Archives for May 2024

Close Your Eyes”, a new film from Víctor Erice

Vet­er­an Span­ish film mak­er Víc­tor Erice emerged in 1973 with his haunt­ing fea­ture debut, The Spir­it of the Bee­hive. Ten years lat­er, he was all set to deliv­er his sec­ond, much-await­ed fea­ture, when the pro­duc­er out-Amber­son­ed him. 

Orson Welles had famous­ly seen his sec­ond film and the fol­low up to Cit­i­zen Kane uncer­e­mo­ni­ous­ly muti­lat­ed by RKO. When the stu­dio saw how down­beat the sec­ond half of The Mag­nif­i­cent Amber­sons was, and under­stood the irony of its title, they instruct­ed his edi­tor to cut the final 40 min­utes (yes, that’s forty) and add on an oh so tacky hap­py ending. 

Not to be out­done, when Erice’s pro­duc­er found out that El Sur (’83) had a sim­i­lar­ly sus­pect sec­ond half planned, he sim­ply refused to allow him to film its sec­ond half. So unsur­pris­ing­ly, the direc­tor has dis­owned it.

Ten years lat­er, Erice made the ele­giac doc­u­men­tary fea­ture, The Quince Tree Sun (’92). And now, thir­ty years after that, he has, at the age of 82, returned with his fourth fea­ture, Close Your Eyes

The film oper­ates on two lev­els. On its sur­face, a vet­er­an film mak­er ends up re-vis­it­ing the events around a film he’d been mak­ing over two decades ago, when the prin­ci­pal actor, and his close per­son­al friend, had sud­den­ly and inex­plic­a­bly dis­ap­peared with­out trace. Was it real­ly sui­cide, or did some­thing else take place?

But real­ly, the film is an explo­ration of mem­o­ry and loss, of roads not tak­en and the life that was lived as opposed to the many that remain only par­tial­ly embarked upon. The hand­ful of things you said yes to, and the many oth­ers that some­how slipped through your fin­gers to dis­ap­pear in the sand at your feet.

Close Your Eyes is not mere­ly one of the bet­ter films of the year, it’s one if the best. But your response, rather like the film itself, will reg­is­ter on two levels. 

Of course, it almost goes with­out say­ing, to see any­thing new from Erice is some­thing to be wel­comed with unbri­dled joy. And the fact that the film is, as I say, com­fort­ably in the top ten per cent of films made any­where in the world in 2023, is a mon­u­men­tal relief and to be loud­ly heralded.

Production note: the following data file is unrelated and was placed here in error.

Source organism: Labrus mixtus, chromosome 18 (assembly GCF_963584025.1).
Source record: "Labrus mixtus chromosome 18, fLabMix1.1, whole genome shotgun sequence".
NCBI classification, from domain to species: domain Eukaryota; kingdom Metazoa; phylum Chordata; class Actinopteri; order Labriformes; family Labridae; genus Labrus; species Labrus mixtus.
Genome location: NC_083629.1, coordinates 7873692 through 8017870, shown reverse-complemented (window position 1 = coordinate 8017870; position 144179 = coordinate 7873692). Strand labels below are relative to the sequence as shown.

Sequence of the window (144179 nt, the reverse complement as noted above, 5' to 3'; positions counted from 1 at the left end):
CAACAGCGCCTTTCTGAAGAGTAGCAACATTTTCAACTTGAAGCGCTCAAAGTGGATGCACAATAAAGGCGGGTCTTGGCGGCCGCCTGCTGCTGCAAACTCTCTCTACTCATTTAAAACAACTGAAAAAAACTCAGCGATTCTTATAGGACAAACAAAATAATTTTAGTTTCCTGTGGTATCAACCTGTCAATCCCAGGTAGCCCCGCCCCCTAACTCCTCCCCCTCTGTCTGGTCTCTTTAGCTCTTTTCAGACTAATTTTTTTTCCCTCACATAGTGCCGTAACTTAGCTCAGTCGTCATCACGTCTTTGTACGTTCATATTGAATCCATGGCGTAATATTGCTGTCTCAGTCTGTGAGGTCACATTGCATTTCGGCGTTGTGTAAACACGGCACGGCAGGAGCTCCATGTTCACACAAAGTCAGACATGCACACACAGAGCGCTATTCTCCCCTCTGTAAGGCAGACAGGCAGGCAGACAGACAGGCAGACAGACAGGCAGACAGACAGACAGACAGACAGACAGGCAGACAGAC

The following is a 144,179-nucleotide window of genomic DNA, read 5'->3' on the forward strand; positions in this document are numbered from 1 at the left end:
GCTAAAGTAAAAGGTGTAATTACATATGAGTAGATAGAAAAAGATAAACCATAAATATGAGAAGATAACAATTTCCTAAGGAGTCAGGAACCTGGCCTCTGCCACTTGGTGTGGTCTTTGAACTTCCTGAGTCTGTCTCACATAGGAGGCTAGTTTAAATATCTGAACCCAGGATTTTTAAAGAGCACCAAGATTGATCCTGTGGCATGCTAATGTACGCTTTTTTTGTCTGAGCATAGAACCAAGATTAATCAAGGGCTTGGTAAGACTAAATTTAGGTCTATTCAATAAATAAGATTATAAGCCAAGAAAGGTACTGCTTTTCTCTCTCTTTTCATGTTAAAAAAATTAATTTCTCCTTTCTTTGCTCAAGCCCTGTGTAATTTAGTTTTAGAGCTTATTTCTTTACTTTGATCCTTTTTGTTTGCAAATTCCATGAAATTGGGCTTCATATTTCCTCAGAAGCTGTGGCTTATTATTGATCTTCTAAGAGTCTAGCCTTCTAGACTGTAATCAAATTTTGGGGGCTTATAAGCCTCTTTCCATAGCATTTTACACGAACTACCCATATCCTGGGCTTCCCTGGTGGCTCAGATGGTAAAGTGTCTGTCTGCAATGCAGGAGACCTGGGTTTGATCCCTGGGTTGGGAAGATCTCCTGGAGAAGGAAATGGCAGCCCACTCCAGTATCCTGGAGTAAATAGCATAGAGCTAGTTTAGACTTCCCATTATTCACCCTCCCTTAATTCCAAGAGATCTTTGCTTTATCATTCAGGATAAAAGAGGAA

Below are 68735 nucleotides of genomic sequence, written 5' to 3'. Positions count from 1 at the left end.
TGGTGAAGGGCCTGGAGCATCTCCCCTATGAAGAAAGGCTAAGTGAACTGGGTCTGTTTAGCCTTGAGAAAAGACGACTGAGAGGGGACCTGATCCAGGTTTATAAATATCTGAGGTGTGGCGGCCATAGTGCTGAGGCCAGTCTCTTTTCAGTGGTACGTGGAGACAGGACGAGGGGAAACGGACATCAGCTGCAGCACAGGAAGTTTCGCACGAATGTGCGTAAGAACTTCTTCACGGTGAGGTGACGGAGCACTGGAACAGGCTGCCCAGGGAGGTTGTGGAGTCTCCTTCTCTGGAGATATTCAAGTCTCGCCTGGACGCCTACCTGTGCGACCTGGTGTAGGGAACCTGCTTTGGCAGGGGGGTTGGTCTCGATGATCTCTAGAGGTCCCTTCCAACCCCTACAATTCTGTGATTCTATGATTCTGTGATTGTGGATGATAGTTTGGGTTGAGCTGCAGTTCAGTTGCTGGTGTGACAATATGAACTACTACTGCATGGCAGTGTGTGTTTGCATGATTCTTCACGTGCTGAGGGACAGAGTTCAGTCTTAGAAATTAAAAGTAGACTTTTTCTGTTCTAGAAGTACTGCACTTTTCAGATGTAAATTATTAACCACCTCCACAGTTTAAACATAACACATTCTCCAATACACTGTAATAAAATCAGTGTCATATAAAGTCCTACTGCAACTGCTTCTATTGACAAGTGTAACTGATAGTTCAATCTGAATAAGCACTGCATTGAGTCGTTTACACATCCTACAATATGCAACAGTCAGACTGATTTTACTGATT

But The Spir­it of the Bee­hive and The Quince Tree Sun were both in the top one per cent of the films made when they came out. Which isn’t to sug­gest that Close Your Eyes is in any way dis­ap­point­ing. It’s just not the daz­zling, celes­tial tri­umph we’d all hoped it might be. The prob­lem, very sim­ply, is its length. 

There’s real­ly no need for its near three hours. As sac­ri­le­gious as this is to say out loud, I wish an edi­tor had been brought in to care­ful­ly cull it down to a trim two hours. There’s no need for any of the scenes in Andalu­cia, and those nuns, charm­ing as they are, should have been briefly glimpsed as non-speak­ing extras. 

It is of course com­plete­ly under­stand­able, not to say com­mend­able, that he should have want­ed to give as many of his col­lab­o­ra­tors as many moments in the sun as he could muster. But it’s hard not to qui­et­ly wish that he were a far less gen­er­ous col­lab­o­ra­tor and a slight­ly more rig­or­ous film maker. 

All of which is to quib­ble. Watch Close Your Eyes, it’s one of the best films of the year. And then treat your­self to The Spir­it of the Bee­hive, and The Quince Tree Sun.

You can see the trail­er to Close Your Eyes below:

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